One night, in January or February, 1885, the hotel was discovered to be on fire. Owing to the quantity of woodwork in the house, the fire had complete mastery, and in a very short time the dwelling was a furnace. Luckily for the owner, the late Mr. R. Corrin, the hotel was insured with the Isle of Man Insurance Company, and the consequence was no dividends that year for the unfortunate shareholders. Thus ended Moore's mansion. Mr. Corrin afterwards sold the ground to Mr. S. Dale, who built on the site the three houses now standing there.

There are a few legends connected with the house. In one of the bedrooms there were mysterious stains on the floor These stains, so the story ran, could not by any means be washed out. Workmen were employed to plane the surface away, but to no avail, the stains remained. It was said that a murder had been committed in the room, and the stains were the remains of the blood. Beyond that no one could give any particulars, as to who, how, or when, except that the victim was a child whose mother was thought to have been a servant. In 1851, when several meal were drinking in the house, a jackdaw came tumbling down the chimney and settled on the shoulder of a man named G , a well-known terror. One Thompson made a grab at the bird, saying 'I'll have it.' G declared it was his. A row ensued, and Thompson hit the other a blow on the temple, knocking hhn down dead. In the turmoil the jackdaw disappeared — through the window or door probably. It was atterwards said that the jack was none but the infernal one himself who came down the flue to claim his own, and then instantly vanished the moment G expired.

Adjoining the 'Marine' there stood another old dwelling — it still stands — but having been enlarged and transformed some fifty years ago, it does not seem the same house. It, like all the other old houses in the street, had been a tavern at one time. In 1816, if not years earlier, James Cowin had a licence for it. From him the property descended to the present owner. I do not know if the following two Mrs. Cowins were the one person, or whether they were of Crown Street; I merely mention them. In '80s, a Welsh sloop, lying in Peel Harbour, was sold, and the auction was at Mrs. Cowin's, Peeltown. Cowin's in Crown Street was not many yards from the harbour. In the following year, Mrs. Margaret Cowin, of Peel, a widow, aged fifty-five, was out riding in a 'wheel car' one evening. 'Wheel car' Are we to take it there were other cars wheelless, drawn along the ground like sledges ? There were such vehicles used in the country, but I never heard of them being called cars. On this particular evening, the horse took fright, and the lady was unfortunately thrown out; she expired fifteen minutes afterwards. Just past Cowin's the street takes a sharp turn, forming it into an L.


The short foot of the L from the angle to the shore, is bounded by what was once known as 'Munns Houses.' The founder of the Munns was an Angus Munn, who settled in Peel about 1760. He was in the Custom House, and died 1792: probably it was then that Captain Savage was made chief officer. Munn's old house still stands, but is hid by a modern house, built in front of it, and facing the sea. A brewery stood on the same property Angus Munn married Leonora Callister, one of the Callisters of Douglas Street, and had, with others, a daughter Mary, who married William Clarke, of Nappin, and a son Angus, who died at sea, 1807, on his way from Whitehaven. Angus, the younger, a few years before he died, built two houses in Crown Street. About fourteen or fifteen years ago. some men, repairing the roof of one of these houses, found a large slate, with 'A. Clarke' and date 1803 or '5 cut on it. This A. Clarke was probably a son of William, who had married Mary Munn. The gable of the house nearest the shore is of great thickness at the bottom, with large boulders at the foundation as a bulwark against the sea. 'As thick as Munn's gable' was a saying in Peel in days gone by. The gable was 'Munn's Corner,' and the sands 'Munn's Shore.' After the death of Angus (the younger) his widow and daughters continued to live in the corner house, where Mrs. Jane Munn had a licence to sell wines and spirits. They kept boarders; and eventually three of the daughters married three of the boarders, viz.: Lieutenant Wilson Burn, Mr. Thomas Cholmondely, and Captain Henry Hutchinson. Of these, Lieutenant Burn, of the first foot, had been a Wilson, who changed his name on account of some inheritance. He was known in Peel as 'Burns,' and became owner of one of Munn's houses through his wife. Cholmondley, a scion of the lordly house of Cholmondley in Cheshire, was of a restless disposition, and could not settle long in any one place. From the 'thirties' to the time of his death he spent the greater part of his life in Peel and New Zealand, and on the oceans lying, between, having crossed from one side of the world to the other no fewer, it is said, than nineteen times. He died in New Zealand in 1884, aged eighty-four. Hutchinson was in the merchant service, and had lived before coming to Peel in Stockton. I have been told — but cannot say how true — that he was a near relative of Mary Hutchinson, who married the poet Wordsworth. But then I have heard it was Burn who was related to Wordsworth himself. Captain Hutchinson's sons and daughters are dead, and as Lieutenant Burn left no children. while Mr. Cholmondely's descendants are at the Antipodes, no kith or kin of the Munns remain in Peel.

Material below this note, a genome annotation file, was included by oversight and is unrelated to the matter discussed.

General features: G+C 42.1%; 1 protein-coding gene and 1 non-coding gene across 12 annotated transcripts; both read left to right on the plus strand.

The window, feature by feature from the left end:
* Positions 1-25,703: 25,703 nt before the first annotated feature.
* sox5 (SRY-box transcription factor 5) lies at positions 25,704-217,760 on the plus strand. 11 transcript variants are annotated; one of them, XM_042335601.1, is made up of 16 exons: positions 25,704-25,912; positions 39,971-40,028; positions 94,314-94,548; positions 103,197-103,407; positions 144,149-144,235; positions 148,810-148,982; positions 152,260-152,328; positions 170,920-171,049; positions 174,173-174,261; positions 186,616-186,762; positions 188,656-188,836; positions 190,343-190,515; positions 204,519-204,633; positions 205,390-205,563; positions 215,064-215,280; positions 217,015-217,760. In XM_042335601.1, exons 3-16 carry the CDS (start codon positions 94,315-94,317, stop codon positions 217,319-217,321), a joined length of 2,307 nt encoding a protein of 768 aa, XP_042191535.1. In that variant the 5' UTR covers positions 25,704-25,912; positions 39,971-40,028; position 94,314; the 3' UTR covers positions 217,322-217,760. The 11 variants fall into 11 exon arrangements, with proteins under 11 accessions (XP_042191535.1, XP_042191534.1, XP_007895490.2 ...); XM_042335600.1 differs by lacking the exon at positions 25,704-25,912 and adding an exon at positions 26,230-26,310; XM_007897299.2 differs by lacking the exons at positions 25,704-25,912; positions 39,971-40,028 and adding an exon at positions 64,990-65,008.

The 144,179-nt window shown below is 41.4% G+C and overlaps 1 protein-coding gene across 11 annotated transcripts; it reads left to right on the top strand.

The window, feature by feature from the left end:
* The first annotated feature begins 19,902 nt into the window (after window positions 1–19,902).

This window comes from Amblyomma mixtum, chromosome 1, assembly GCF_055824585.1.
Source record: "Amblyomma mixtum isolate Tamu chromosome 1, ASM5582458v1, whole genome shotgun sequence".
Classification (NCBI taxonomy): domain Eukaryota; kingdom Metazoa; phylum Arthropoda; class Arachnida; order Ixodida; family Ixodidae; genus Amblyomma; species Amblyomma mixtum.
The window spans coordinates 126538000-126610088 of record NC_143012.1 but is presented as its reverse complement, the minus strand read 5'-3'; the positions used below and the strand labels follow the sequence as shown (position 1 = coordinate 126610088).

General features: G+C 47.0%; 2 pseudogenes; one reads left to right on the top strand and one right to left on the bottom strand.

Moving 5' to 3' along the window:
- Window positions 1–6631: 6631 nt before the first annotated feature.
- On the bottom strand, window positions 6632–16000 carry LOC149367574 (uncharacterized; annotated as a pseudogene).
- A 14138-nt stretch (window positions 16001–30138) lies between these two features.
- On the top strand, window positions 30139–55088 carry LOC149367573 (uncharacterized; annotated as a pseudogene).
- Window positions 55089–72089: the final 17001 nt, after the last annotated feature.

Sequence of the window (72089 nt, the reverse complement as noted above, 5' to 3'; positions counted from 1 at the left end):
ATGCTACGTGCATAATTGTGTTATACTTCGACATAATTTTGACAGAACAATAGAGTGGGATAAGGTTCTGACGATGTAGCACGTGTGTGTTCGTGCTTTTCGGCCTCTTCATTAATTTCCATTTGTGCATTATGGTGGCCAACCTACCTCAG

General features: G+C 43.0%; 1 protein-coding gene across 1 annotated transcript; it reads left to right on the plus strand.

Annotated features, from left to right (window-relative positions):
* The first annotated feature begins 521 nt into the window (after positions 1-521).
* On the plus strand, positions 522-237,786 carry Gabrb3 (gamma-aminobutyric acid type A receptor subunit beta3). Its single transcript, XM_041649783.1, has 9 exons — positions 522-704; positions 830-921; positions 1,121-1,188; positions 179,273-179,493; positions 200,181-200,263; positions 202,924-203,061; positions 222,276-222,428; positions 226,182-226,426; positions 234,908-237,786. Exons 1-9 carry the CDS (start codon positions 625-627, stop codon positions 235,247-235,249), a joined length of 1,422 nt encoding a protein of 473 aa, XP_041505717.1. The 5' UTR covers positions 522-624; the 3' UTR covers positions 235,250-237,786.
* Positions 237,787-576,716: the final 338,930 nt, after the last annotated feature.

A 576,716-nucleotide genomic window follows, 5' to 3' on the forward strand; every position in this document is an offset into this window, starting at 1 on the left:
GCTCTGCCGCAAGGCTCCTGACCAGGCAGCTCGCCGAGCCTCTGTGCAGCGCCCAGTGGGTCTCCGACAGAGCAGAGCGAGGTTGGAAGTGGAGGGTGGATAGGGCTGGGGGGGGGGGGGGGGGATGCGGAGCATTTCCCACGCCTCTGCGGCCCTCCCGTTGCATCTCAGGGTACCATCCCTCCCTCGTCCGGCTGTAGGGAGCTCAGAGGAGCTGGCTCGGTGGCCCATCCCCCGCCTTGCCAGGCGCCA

'Billy Burn's House,' as the Lieutenant's was called. like the others, had been a public house in former years, but the only name of any of the publicans I can recall is that of Sheard, an army pensioner who became blind. Munn's property in time passed to the Teares by purchase, and is now owned by Mr. W. E. Teare.

G. G.

[ presumed to be George Goodwin — brother to Edmund Goodwin and collator of the 'Goodwin Scrapbooks'] FPC. see also Old Peel II